LOS ANGELES (Reuters) - Netflix Inc. (NFLX.O), the largest online DVD rental company, on Monday reported its first-ever quarterly drop in subscriptions and cut forecasts for subscribers, revenue and profit for the year in the face of fierce competition from Blockbuster Inc. BBI.N
Shares fell 4 percent in extended trading. The stock had already closed the regular trading session 12 percent lower after the company cut prices on two of its subscription plans.
Chief Financial Officer Barry McCarthy told analysts on a conference call that Wall Street estimates for fiscal 2008 earnings growth were “excessively optimistic.”
“When Blockbuster decides to operate its online business profitably, our financial results will improve also, but until that time both subscriber growth and earnings will remain under pressure,” McCarthy said.
Netflix has spent the last six months fending off a rising challenge from Blockbuster, which said it will spend $170 million this year to promote its Total Access plan. That allows subscribers to swap DVDs rented online at its stores for free and has become a powerful competitor to Netflix.
On Sunday, Netflix cut prices for two of its most popular monthly rental plans by $1 each, to $16.99 and $8.99, to bring them in line with Blockbuster’s online-only rental plan. It previously had cut two other plans by $1 each.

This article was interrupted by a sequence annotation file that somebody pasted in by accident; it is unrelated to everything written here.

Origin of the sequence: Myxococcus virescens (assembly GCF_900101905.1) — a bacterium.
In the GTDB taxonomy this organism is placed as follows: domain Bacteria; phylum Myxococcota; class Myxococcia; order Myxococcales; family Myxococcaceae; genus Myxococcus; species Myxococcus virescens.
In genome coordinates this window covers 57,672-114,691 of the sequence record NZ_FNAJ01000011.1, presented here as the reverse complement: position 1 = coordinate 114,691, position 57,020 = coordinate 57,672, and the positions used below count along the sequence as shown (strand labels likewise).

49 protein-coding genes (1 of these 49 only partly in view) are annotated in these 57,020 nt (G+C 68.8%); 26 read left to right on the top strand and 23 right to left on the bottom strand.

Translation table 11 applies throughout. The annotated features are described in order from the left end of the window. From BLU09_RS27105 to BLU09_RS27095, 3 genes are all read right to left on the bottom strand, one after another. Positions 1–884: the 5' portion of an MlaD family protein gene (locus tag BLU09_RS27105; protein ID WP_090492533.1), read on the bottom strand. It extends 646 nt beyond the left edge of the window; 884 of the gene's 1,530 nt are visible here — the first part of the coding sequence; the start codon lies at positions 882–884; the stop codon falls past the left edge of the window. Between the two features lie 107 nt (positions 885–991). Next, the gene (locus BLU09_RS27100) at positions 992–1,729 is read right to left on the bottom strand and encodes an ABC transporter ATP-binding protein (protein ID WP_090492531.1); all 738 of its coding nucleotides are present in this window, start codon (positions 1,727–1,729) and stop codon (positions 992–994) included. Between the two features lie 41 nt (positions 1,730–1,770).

The Los Gatos, California-based company, which pioneered online DVD rentals and controls two-thirds of the market, said its net subscriber base dropped to 6.74 million from 6.8 million in the first quarter.
Despite the raft of bad news, Netflix beat Street profit projections by a wide margin, and Chief Executive Officer Reed Hastings said the company expects to sign up more subscribers in the back half of the year “even if there is no change in competitive landscape.”
Hastings said the downward revisions of Netflix’s forecasts reflected a worst-case scenario that Blockbuster would continue to run its online business at a loss.
“They are responding in ways that make sense, ways that arguably are the best way to try and protect shareholder value, but that doesn’t mean shareholder value will go up,” said JP Morgan analyst Barton Crockett, who has an “underweight” rating on Netflix.
Net income for the second quarter was $25.6 million, or 37 cents per share, compared with $17 million, or 25 cents per share, a year earlier, boosted in part by a $4.1 million settlement of a patent dispute.
Excluding some items, Netflix earned 31 cents per share, compared with the Wall Street target of 25 cents per share, according to Reuters Estimates.
Revenue rose 27 percent to $303.7 million, from $239.4 million in last year’s second quarter but finished behind analysts’ average expectation of $307.8 million.
Wedbush Morgan Michael Pachter, who has a “sell” rating on Netflix, said the company appeared to have cut marketing spending.
“If they don’t spend money on marketing they are delusional if they think it’s going to attract millions of subscribers,” Pachter said.
Netflix now expects to end the year with 6.8 million to 7.3 million subscribers, down from a previous forecast of 7.3 million to 7.8 million. It dropped its revenue expectation to between $1.17 billion to $1.19 billion from $1.21 billion to $1.26 billion, and reduced its net income outlook to 62 cents to 76 cents per share from 76 cents to 83 cents per share.
Shares of Netflix fell to $16.60 in extended trading after closing down $2.36, or 12 percent, at $17.27 in regular trading Monday on Nasdaq.